Wednesday, April 06, 2011

I hardly ever hang around the financial area of Lima, a part of town that is usually filled with executives, bankers, business people and the like hustling about and lots of headquarters of national banks and big companies. Huge and imposing skyscrapers are not my kind of thing and neither is the huge expressway with vehicles rushing past 24 hours a day. Nevertheless, I have been going to this part of town to teach an English class at Banco Continental, where I happen to do my banking. As expected, the building is overpowering humongous and one could get completely lost if it weren't for the security guards' assistance. After walking down several hallways for about five minutes I have to turn in my ID, get a visitor badge and wait for the lift which takes a while given that there are hordes of people coming up and down all the time. There are four spacious lifts on each of the twenty-one floors but it still takes a while to get to where I need to go. Needless to say, the building is absolutely gorgeous inside. It is one of those places that makes you feel important. And teaching the employees is quite fun.

One of my other classes is at a company that supervises insurance companies. It's a much smaller place that looks like an old colonial house. There's a black gate outside and a guard always asks who I am and what I'm there for but he won't let me in. He goes inside the building, or house, and comes back 2 minutes later to open the gate for me. As soon as he does that, he asks to check my backpack and he also asks if I'm carrying a laptop. Once he's inspected my bag, I have to walk through a metal detector and get frisked by another guard. Once then I am allowed to go in but I have to turn my mobile off and give it to yet another guard who will put it away in a locker. I am then escorted to the conference room where I teach my class. It seriously feels like going to a prison to visit someone and it became even creepier when my student told me they have security cameras all over the place, including the conference room!!!!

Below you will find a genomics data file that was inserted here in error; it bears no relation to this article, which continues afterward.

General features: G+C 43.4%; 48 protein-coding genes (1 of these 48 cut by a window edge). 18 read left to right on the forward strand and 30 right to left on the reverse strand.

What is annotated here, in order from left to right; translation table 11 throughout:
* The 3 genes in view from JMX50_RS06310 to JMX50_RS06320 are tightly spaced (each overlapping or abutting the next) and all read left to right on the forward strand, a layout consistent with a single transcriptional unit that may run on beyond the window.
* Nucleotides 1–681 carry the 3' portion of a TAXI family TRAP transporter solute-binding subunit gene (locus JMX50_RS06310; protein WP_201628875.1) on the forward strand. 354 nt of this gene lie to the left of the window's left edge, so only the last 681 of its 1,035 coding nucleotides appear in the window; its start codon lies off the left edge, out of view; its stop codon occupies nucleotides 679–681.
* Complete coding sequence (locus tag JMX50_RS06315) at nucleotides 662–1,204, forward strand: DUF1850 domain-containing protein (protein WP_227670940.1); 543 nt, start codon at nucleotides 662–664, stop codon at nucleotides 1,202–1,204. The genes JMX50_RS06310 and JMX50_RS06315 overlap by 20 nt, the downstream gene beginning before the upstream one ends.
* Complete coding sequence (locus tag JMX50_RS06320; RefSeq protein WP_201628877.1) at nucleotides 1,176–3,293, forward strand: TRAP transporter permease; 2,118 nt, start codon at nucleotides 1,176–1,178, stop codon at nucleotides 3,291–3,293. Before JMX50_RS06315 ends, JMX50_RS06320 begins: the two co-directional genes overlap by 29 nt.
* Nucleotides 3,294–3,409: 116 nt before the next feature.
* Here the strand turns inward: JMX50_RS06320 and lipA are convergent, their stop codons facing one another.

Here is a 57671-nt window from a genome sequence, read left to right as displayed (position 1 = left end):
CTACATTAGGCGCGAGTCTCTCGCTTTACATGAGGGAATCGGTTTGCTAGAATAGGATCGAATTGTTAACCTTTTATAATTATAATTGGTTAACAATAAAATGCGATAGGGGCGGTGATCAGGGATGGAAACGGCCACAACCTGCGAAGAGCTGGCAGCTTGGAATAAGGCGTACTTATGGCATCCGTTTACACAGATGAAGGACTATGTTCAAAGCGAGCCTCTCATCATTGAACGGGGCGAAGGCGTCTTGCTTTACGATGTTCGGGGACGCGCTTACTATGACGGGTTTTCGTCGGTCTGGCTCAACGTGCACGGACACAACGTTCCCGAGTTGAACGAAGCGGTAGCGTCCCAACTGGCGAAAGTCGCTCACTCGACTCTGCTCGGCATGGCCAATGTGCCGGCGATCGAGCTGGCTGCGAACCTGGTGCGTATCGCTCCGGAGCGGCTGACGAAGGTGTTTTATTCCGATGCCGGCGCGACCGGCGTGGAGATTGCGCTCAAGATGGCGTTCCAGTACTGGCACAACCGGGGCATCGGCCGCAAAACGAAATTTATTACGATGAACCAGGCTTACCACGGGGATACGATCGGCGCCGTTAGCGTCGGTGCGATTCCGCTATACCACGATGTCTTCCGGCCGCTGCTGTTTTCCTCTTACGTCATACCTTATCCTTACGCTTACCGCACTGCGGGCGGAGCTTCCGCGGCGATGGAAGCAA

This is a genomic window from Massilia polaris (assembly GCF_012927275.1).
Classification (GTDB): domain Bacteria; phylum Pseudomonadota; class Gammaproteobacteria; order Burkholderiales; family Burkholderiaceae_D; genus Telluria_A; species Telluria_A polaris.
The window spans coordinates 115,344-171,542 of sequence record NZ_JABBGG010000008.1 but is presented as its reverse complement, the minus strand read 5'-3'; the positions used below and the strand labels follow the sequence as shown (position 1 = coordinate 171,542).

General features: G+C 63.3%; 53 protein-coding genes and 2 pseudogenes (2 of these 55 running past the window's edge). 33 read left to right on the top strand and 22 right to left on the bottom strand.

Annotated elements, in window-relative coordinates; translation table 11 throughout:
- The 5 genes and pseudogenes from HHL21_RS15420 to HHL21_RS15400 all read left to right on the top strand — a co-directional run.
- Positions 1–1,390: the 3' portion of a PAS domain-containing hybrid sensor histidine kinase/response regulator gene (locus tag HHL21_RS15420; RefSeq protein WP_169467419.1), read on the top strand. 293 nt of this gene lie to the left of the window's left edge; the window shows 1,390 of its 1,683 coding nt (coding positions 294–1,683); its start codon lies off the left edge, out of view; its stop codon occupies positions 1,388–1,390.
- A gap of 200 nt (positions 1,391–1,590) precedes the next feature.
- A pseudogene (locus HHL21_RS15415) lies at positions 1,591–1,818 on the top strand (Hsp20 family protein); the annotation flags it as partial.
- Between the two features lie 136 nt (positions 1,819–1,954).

It is quite interesting to see the different socio-economic classes here in Lima. This language school I work for mainly caters to professionals in really big and important companies and I can tell the students are not your typical working-class Peruvians. All of my students live in nice areas of town, they are independent and they drive nice cars. Not your average Peruvian. It just blows my mind to see the differences in social status, but there is something that simply annoys me and this is not in regards to my own students but to people in general.

That feeling of superiority people have. I was at the supermarket yesterday and this lady, who was clearly an upper-class lady, was acting all important towards the check-out girl. The tone of her voice and her whole demeanor was nothing but pedantic. Clearly she thought she was the best next thing and suddenly, she got out an American passport and ordered the check-out girl -- yes, she didn't ask, she ordered -- to put her passport number on the receipt for whatever reason. She walked off without so much as a thank-you and I had to laugh at the whole thing. I got this awkward yeah-this-happens-sometimes smile from the check-out person. Now a lot of this people have not always been upper class. Lots of them have worked hard to be where they are which is good, but why do they have to change? Even if they were born upper-class, why do they have to have this imposing I-am-so-bloody-important attitude and treat others like they are meant to serve them?

Oh, the mentality!

Tuesday, February 01, 2011

A child.
An innocent being.
A cheerful and full-of-energy little person.
A funny little thing.
A child.

A raucous being.
A spoiled and tantrum-throwing little person.